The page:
4. Isabel Estate Sauvignon Blanc 2009, Marlborough, New Zealand

5. Wehlener Sonnenuhr Riesling Kabinett JJ Prüm 2007, Mosel, Germany

6. Forster Pechstein Bürklin-Wolf Riesling 2007, Pfalz, Germany

7. Erbacher Marcobrunn Riesling Kabinett Von Simmern 2007, Rheingau, Germany

8. Kumeu River Estate Chardonnay 2006, Auckland, New Zealand

9. Kumeu River Village Chardonnay 2008, Auckland, New Zealand

10. René Muré Signature Pinot Gris 2009, Alsace, France

11. AS Sortes Godello 2008, Valdeorras, Spain

12. Tesco Reserve Chenin Blanc 2009, Western Cape, South Africa


Paper 2

1. Clos St Denis Grand Cru Jadot 2006, Morey St Denis, Burgundy

2. Volnay Vieilles Vignes Nicolas Potel 2006, Volnay, Burgundy

3. Bourgogne Cuvée St Vincent, Vincent Girardin 2006, Burgundy

4.Vosne Romanée 1er Cru Les Suchots, Conferon-Contedit 2006, Vosne Romanée, Burgundy

5. Brunello di Montalcino, Gianni Brunelli 2003, Tuscany, Italy

6. Brindisi Vigna Flaminia Vallone 2007, Puglia, Italy

7. Valpolicella Superiore Ripasso Torre del Falasco 2008, Veneto, Italy

8. Barolo Monprivato Mascarello 2005, Piedmont, Italy

9. De Martino Legado Reserva Carmenère 2008, Maipo, Chile

10. Cline Zinfandel 2008, California, USA

11. Domaine Pierre Cros Minervois, Les Aspres 2008, Minervois, France

12. Faldeos Nevados Malbec 2009, Mendoza, Argentina


Paper 3

1. Nyetimber Brut Classic Blend 2005, Sussex, England

2. Pelorus Brut Cloudy Bay 2006, Marlborough, New Zealand

3. André Gallois Vin Mousseux NV, France

4. Billecart-Salmon Brut Réserve NV, Champagne, France

5. Barroubio Muscat de St Jean de Minervois 2009, St Jean de Minervois, France

6. Stanton and Killeen Rutherglen Muscat (av 12 years), Victoria, Australia

7. Cave de Beblenheim, Muscat Sec 2009, Alsace, France

8. Asti Spumante Villa Jolanda NV, Piedmont, Italy

9. Hardy’s Nottage Hill Cabernet Shiraz 2008, SE Australia

10. Château Musar 2003, Bekaa Valley, Lebanon

11. Lustau Oloroso Don Nuno, Jerez, Spain

12. Henriques & Henriques Bual 15 y.o. , Madeira



Outsiders – What’s In A Name?

Some may argue that calling yourself an “outsider” in your adopted country may lead to a certain scepticism and reticence on behalf of the locals. Others would say it should be seen as a compliment and proof that people from beyond the French territoire are proud to invest their time and considerable ressource in an area that deserves recognition. Whatever your opinion it’s always great when a bunch of like-minded people group together to put on an excellent tasting.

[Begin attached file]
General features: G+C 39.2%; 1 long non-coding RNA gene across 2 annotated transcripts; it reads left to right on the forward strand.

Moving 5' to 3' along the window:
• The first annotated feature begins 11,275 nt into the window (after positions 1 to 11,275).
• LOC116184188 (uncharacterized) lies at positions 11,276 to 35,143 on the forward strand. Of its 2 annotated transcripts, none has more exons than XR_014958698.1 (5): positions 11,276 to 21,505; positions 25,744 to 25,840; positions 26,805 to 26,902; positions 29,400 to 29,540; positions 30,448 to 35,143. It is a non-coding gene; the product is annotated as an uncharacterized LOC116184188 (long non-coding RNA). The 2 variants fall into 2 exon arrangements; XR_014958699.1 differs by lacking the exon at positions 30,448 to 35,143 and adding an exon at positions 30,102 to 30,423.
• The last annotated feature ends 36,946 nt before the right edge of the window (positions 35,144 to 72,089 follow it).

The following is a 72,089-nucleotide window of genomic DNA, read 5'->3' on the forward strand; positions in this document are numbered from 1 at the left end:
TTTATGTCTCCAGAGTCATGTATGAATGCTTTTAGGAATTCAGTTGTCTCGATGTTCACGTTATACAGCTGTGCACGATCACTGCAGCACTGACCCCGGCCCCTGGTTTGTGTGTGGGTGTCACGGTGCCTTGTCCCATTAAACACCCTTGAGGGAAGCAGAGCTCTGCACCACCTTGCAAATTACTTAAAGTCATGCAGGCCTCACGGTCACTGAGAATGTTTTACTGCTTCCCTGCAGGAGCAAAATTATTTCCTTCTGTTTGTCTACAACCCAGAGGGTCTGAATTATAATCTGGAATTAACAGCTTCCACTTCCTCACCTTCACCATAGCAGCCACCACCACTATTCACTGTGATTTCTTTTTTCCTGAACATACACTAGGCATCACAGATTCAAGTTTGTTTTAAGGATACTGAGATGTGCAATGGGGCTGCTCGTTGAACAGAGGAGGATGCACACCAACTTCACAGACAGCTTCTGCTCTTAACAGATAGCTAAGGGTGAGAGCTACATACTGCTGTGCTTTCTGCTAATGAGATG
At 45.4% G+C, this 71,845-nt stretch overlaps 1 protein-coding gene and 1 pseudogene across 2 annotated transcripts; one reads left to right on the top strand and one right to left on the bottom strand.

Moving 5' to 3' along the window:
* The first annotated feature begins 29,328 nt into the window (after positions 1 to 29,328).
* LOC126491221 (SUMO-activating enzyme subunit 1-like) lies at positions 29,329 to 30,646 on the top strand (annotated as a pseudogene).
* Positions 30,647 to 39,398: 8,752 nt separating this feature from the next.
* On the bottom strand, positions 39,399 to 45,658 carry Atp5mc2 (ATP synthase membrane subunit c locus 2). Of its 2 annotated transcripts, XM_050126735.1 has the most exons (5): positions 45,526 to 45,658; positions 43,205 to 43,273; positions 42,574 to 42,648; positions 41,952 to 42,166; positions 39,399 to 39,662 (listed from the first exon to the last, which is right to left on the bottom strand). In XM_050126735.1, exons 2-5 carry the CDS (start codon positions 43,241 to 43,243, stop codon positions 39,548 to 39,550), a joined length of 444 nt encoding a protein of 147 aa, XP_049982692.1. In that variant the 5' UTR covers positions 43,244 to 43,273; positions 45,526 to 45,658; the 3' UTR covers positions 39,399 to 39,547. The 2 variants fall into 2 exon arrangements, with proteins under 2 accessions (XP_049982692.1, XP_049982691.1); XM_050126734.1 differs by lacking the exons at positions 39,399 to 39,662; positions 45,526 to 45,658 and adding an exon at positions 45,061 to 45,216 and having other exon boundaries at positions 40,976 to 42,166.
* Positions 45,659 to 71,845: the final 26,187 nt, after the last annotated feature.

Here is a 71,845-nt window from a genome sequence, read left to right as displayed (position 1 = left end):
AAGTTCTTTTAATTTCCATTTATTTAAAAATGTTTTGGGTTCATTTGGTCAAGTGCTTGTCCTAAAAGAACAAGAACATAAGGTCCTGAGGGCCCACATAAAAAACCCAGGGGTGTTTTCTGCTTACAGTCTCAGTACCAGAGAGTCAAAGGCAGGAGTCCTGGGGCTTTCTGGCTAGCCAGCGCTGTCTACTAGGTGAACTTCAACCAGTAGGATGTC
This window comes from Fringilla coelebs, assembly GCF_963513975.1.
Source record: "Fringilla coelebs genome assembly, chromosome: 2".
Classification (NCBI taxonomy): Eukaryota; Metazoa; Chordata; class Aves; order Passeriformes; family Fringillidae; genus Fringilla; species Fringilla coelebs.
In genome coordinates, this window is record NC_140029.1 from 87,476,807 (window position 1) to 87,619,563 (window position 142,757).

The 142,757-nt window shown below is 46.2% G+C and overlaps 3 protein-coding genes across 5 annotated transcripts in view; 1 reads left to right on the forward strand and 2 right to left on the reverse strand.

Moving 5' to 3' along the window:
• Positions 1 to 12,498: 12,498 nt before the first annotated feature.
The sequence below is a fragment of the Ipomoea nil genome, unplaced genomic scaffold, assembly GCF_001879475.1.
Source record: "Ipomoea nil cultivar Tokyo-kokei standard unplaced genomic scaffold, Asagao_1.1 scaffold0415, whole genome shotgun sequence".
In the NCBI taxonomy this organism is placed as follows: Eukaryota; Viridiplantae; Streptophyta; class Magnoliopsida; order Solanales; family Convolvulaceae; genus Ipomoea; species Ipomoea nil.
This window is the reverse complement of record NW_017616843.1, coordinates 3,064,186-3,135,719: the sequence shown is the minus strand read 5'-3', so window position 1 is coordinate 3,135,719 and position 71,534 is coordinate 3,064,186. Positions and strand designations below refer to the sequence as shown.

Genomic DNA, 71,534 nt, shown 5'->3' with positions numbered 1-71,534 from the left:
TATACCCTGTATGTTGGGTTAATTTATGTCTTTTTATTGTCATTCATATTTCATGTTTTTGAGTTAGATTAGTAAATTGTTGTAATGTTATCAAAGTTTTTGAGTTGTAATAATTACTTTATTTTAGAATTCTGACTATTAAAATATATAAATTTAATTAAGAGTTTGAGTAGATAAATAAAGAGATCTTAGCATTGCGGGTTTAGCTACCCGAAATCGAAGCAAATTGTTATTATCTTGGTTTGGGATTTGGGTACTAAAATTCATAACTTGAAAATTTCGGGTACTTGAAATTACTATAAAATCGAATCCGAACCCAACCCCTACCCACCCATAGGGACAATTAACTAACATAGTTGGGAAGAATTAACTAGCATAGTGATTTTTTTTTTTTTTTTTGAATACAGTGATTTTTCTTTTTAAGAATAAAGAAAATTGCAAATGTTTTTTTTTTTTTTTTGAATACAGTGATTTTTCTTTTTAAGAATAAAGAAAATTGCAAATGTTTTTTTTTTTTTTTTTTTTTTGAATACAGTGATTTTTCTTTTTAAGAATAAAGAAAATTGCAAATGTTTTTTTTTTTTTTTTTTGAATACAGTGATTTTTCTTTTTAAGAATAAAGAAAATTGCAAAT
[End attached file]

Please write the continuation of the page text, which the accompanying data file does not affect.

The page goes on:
Held in a super “cool” bistro in downtown Montpellier, Chez Boris, 11 producers from all over the region put on a total of 4 wines each. Less is often more in the wine business, a maxim that many importers should consider when presenting to buyers, and all the more manageable in what turned out to be probably the most tightly packed tasting I’ve ever attended. Sadly the crush became so intense towards the end that I couldn’t actually reach the table (long given up on the spittoon) and so was not able to get round all the producers.


Nevertheless, I did manage to give it a good go and highlights of the evening included : Rives-Blanques Dédicace, certainly one of the best 100% Chenins outside of the Loire, Classique Blanc La Clape White from Château d’Anglès, a really refreshing Bourboulenc based blend from a generally arid location, and Jones Blanc 2009 a lovely 100% Grenache Gris from the eponymous vineyard of Katie Jones in the foothills of Queribus castle.

New to me were the impressive estates of Mas des Dames, close to Saint Chinian and Domaine de Cébène on the outskirts of neighbouring Faugères. I loved the concise named ‘La Dame’ from owner and winemaker Lidewiji van Wilgen of Mas des Dames, a quintessential Languedoc red blend of Grenache/Syrah and Carignan. The Cuvée Ex Arena from Brigitte Chevalier at Cébène, on paper a blockbuster Grenache/Mourvèdre blend but in reality a triumph of subtlety and elegance, was also a revelation and a steal at what I guess amounts to around 10€ retail in France.

To round off the tasting a visit to some regular friends, Combebelle the Biodynamic Estate owned by Catherine Wallace whose “Fleurs Sauvages” captures the high-top, garrigue fuelled plateau of Saint Chinian to a tee, and O’Vineyards Proprietor’s Reserve Cabardès, a big, bold Atlantic/Mediterranean blend that would rival many a Cru Classé Bordeaux in a blind tasting challenge. The least you would expect from Ryan O’Connell , a man who has done more to put this most westerly Languedoc Appellation on the map.


With the distance to the bottles, table and spittoon increasing, the persistent inward flow of restaurant diners it became impossible to taste further so I was unable to reach Domaine Treloar, Calet, Vella Frontera and Domaine Sainte Rose. Still a good reason to visit when next in their respective areas.

All in all a very good tasting, superbly organised and arranged by Louise Hurren. I managed to catch up with some old friends and discover something new. For the record I think the Outsiders is a great name, it embodies the notion of a struggle for acceptance, a very necessary quality when setting up a domaine in the Languedoc-Roussillon ! It seems appropriate to leave with a quote from Albert Camus whose most famous novel carries the same name : “Charm is a way of getting the answer yes without asking a clear question.”